Microsoft proposes open source alliance

Microsoft proposes open source alliance

Summary: 'Independent' and 'fact-based' research would be the order of the day, with both sides sharing the costs, if the OSDL accepts the proposal from Redmond

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Microsoft has approached the Open Source Development Labs (OSDL), home of Linus Torvalds, to propose working together on a Windows vs Linux analysis.

Redmond is hoping to woo the open source organisation into conducting what it calls "independent" and "fact-based" research.

Microsoft has said it will pay half of the necessary funding for the research and, should the OSDL take up its offer, Microsoft is expecting the open source group to pay the remaining half.

According to Microsoft, the invitation was made to the head of the OSDL, Stuart Cohen, by Microsoft's general manager of platform strategy, Martin Taylor, and comes in response to demand from Microsoft customers for third-party research on how the competing operating systems perform against each other.

Martin Taylor said such analysis would be a boon to IT buyers when evaluating the merits of the two operating systems.

"Customers have asked me for analysis on Linux. While we have done some research in our Linux and open source lab, there's not yet any substantial, fact-based research out there on Linux to help customers make value-based IT decisions.

"At the end of the day, I want customers to have the tools they need to evaluate technology on its merit versus on hype and emotion. It helps all of us build better products and respond to customer needs more effectively," he said in a statement.

Microsoft has already made attempts to satisfy such demand with its 'Get the Facts' campaign. The campaign came in for criticism for its extensive use of Microsoft-sponsored analyst reports, which largely showed Microsoft to be cheaper than Linux. It also drew fire from the Advertising Standards Authority over claims relating to a comparison of the cost of Windows and a Linux server.

The OSDL has not yet responded to the offer, a Microsoft spokesman said.

Topics: Apps, Software Development

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4 comments
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  • Who cares?

    At the end of the day, it's not about pie charts showing the results of foo vs. bar. It's about the freedoms that are provided by Free Software licenses. It's the freedom to modify, redistribute, analyze, and use for any purpose that truly empower.

    This is the problem with the Open Source movement. They forget the fact that Microsoft can not compete on the grounds of freedom and therefore, lose their most powerful selling point. Instead, by limiting the discussion to only the practical, the "movement" plays in the same sandbox that had been created by those they seek to replace.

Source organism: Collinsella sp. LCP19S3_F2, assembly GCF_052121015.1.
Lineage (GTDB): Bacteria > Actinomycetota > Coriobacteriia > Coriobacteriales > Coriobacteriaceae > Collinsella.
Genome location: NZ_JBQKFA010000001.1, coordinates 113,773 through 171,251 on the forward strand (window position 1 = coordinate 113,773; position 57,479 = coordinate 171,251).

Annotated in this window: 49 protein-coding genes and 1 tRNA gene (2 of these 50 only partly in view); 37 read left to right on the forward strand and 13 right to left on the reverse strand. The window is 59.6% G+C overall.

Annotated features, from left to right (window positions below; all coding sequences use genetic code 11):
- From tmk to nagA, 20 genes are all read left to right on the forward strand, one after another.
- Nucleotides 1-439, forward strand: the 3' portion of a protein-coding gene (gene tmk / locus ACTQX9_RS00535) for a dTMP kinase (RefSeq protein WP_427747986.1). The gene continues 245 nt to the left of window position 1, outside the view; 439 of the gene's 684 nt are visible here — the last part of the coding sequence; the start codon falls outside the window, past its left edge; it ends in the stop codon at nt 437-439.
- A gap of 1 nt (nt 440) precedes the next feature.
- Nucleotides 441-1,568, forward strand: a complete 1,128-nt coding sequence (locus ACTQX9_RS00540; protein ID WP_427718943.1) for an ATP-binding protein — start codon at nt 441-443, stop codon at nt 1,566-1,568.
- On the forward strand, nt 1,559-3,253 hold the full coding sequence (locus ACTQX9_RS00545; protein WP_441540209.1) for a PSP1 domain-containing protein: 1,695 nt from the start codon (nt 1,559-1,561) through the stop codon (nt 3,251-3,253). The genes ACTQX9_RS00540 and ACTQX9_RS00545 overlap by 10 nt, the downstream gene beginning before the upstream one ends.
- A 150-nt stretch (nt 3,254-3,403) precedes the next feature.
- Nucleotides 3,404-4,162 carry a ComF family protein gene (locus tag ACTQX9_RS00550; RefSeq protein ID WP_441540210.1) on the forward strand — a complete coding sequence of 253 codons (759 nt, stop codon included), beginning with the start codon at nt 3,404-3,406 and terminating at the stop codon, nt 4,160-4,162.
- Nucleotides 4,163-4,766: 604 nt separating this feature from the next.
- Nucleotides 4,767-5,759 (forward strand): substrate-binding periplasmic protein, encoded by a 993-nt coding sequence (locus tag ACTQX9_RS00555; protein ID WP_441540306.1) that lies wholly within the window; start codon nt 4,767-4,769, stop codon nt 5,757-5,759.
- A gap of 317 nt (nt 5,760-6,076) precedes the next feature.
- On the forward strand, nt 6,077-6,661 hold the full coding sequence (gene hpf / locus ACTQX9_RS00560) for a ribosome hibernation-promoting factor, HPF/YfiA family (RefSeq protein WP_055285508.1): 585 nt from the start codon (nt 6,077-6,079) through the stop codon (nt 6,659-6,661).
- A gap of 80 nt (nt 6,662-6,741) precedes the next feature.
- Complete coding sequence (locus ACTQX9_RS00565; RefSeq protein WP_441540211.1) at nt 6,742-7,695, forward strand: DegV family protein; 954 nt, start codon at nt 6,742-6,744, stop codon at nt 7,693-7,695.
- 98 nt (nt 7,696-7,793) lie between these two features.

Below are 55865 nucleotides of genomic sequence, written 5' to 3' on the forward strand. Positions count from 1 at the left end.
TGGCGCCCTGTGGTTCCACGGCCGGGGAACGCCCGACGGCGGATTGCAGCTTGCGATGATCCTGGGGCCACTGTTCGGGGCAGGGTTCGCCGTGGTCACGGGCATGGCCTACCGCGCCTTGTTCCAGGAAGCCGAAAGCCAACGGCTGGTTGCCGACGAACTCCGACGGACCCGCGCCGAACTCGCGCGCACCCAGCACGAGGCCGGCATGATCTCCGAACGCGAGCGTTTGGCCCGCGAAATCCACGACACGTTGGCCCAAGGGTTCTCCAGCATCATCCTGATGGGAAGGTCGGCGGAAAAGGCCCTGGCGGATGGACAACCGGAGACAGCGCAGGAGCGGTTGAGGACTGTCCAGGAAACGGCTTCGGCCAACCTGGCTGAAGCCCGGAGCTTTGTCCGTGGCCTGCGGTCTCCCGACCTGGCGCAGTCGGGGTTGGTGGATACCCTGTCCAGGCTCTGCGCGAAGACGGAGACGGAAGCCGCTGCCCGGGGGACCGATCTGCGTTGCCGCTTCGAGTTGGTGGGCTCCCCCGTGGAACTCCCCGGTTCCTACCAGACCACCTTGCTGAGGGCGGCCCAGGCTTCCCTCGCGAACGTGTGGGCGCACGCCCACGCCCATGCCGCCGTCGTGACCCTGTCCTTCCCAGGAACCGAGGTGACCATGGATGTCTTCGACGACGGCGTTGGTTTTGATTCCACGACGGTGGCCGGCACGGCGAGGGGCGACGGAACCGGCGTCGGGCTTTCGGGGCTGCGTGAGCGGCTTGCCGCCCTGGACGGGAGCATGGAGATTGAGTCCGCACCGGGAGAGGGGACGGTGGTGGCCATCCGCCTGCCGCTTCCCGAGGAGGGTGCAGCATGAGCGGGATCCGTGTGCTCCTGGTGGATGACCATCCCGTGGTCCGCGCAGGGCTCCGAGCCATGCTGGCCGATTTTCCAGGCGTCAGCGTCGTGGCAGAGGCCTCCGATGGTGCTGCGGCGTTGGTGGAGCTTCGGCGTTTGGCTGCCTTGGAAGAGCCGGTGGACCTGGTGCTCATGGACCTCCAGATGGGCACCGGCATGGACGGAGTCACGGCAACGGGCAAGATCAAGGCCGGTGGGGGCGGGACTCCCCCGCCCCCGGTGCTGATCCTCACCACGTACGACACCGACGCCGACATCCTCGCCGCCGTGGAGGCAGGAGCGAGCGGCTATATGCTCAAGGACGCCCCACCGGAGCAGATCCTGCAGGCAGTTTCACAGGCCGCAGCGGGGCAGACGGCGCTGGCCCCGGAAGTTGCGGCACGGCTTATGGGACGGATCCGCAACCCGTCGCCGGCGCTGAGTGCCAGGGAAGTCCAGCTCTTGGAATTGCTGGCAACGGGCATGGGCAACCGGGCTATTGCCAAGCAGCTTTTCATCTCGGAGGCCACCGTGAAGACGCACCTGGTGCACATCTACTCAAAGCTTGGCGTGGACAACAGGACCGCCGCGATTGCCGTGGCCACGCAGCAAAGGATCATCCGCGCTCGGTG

This is just silly....... Notice how Microsoft didn't approach the FSF with this offer :)
    anonymous
  • For me, from a marketing and management background, the simple answer is 'No.'

    Just ignore them. Linux is proving and will continue to prove it's TCO advantage on its own over time. That is something MS can't afford. If MS can introduce more FUD into the comparison, the better for their bottom line. This "comparison" approach also plays into a posturing strategy (ie, look how confident we are) and a 'freeze the consumer until we deliver Longhorn (ie, VIsta is taken)' strategy (ie, don't buy yet, there's that, you know, study going on).

    If OSDL says no, they will appear confident and secure, as they should be. All people have to do is read. (I know here in the 'dumbed-down" US that's an abstract concept. Just give me my big ol' SUV/Pickup and them thar reality shows. OK, hold it. I'm off-topic.)

    There are many news stories and examples out there that document Linux and FOSS as the better solution. Every day I read about another business, school, local government, utility, or national government that has discovered those benefits. By reading and investigating and actually putting some thought into it (instead of just saying, "We hafta use MS 'cuz everyone uses it."), people will see for themselves which is better.

    MS is actually worried now. Let 'em stay that way. Maybe they actually WILL create something on their own for a change.
    anonymous
  • After their impresive lies about being less expensive than FREE, the OSDL would be nuts to fall in the trap. I would not touch Microsoft proposals with a 10foot pole.

    My 2 cents
    anonymous
  • Past behaviour is a good indicator of future behaviour.
    anonymous